» Do we have the political will to build a different type of transportation system? Or will the rise of autonomous vehicles simply reinforce existing norms?

There is now no debate over whether automated technology will revolutionize the transportation system—the question is just when it will do so. Industry watchers who four years ago predicted it would take a decade and a half to realize fully driverless cars now suggest they’ll be online, everywhere, by 2020.

Indeed, just this week, Tesla announced that all of the vehicles it is producing, including its newest, cheapest Model 3, will have “full self-driving capability at a safety level substantially greater than that of a human driver.” Its cars will feature eight cameras and 12 ultrasonic sensors, designed to evaluate the world around the cars and respond immediately. The technology won’t be activated immediately; it will collect data as drivers use the cars to improve its

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The boundaries that divide our transit systems


» In New York City, transit providers create new services to handle disruptions—even when existing lines can support the load.

Beginning early this month, PATH—the metro rail system operated by the Port Authority of New York and New Jersey that connects Manhattan and Northern New Jersey—began installing new signals, forcing the closure of a section of its network in New York City. In the process, the agency is providing a bus shuttle service as a substitute over the course of 17 weekends, shuttling passengers on an above-ground route between the Midtown business district and the World Trade Center, where PATH trains continue to run.

All of this might make sense under normal circumstances; in fact, in places like Chicago where rail lines have been shut down, bus service replacement has worked well. Yet in New York, the service being replaced runs on a corridor shared by other subway lines*—but

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Frequent service, not escalator access, is what attracts transit users

Boston's Green Line

» Boston’s Green Line extension, bloated after years of planning, gets slimmed down. A lesson for other cities. 

Given how reliant the people of New York City are on their Subway, an outsider just looking at ridership data might conclude that the system must be paved with gold, or at least its stations must be decent to look at. After all, it wouldn’t be unreasonable to assume that the comfort of a transit system plays an essential role in encouraging people to abandon their cars and get on the train or bus. That’s why, some would argue, it’s so important to put amenities like USB charging and wifi into transit vehicles.

Yet anyone who has ever ridden the Subway knows first hand that its success has nothing to do with aesthetics or access to luxury amenities. Stations are hardly in good shape, trains are packed, and cell service is spotty

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You’ve got $50 billion for transit. Now how should you spend it?

Light rail here, there, and everywhere in new plans for Seattle. Source: Sound Transit.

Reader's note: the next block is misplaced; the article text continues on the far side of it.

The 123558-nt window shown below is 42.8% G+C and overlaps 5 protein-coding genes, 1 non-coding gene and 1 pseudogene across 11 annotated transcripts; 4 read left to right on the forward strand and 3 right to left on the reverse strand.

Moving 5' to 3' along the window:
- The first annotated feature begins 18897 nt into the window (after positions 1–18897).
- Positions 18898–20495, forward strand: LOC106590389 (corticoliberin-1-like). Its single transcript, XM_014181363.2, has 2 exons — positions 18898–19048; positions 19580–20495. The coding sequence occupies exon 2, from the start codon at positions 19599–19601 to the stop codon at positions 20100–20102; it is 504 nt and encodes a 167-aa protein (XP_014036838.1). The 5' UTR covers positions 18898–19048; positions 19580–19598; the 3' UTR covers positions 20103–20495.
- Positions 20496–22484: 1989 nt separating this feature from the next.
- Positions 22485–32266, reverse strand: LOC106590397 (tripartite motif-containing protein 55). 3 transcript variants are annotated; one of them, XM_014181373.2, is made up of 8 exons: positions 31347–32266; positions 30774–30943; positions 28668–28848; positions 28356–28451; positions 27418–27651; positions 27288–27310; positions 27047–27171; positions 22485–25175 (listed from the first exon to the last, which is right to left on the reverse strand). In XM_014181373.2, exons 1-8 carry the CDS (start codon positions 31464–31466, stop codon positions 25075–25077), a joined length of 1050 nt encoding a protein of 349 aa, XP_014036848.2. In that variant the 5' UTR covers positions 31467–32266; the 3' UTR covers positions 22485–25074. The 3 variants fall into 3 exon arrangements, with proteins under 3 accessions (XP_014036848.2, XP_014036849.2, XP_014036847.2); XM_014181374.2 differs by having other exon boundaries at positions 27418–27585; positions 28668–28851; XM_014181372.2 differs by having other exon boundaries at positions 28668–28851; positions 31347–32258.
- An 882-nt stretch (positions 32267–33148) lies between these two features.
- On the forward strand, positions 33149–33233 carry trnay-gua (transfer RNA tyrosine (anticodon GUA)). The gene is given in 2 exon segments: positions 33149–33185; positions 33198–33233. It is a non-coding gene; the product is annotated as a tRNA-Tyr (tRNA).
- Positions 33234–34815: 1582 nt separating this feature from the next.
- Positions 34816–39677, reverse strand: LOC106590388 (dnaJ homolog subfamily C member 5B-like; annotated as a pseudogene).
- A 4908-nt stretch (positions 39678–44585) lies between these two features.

» Metropolitan Seattle plans to offer its voters the chance to fund a large new transit expansion program. But are the projects chosen for initial funding the right ones?

Building a regional fixed-guideway transit network is no quick or easy feat, at least in the United States in our era of high costs and relatively slow construction timelines. Seattle’s first light rail line was funded by voters in 1996 but didn’t open its first section for thirteen years; the full extent of the initial line just opened last month, a full twenty years later.

[pullquote align=”right” cite=”” link=”” color=”” class=”” size=””]ST3 may be the most ambitious transit expansion package in the entire country, but is it more important to provide access to far suburbs or to focus on corridors where transit can do best?[/pullquote]

Despite the slow pace, residents of big cities across the country are hungry for more, hoping to spread the

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In L.A., efforts are afoot to make bike share a genuine part of the transit network

L.A. bike share

» Late to the bike-sharing game, Los Angeles nevertheless could offer an important innovation: Transfers to and from transit.

You might say that bike sharing has conquered the world, invading city after city since the first modern systems featuring information technology opened in Europe in the 1990s. Now more than 40 U.S. cities have systems in operation. They’ve been attracted to the relative ease of implementing bike sharing, the low costs of operation, and the popular interest in the programs which indeed do a lot to expand mobility in cities.

Los Angeles is the glaring outlier, the only one of the ten largest American cities with no system. Though the City of Los Angeles planned a system in 2013, that proposal fell apart after difficulties with permitting got in the way. In the meantime, other cities in L.A. County—including Santa Monica and Long Beach—have implemented new dock-less networks.


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The Site / The Fight

  • by Yonah Freemark
  • Twitter: @yfreemark
  • yfreemark (at) thetransportpolitic (dot) com
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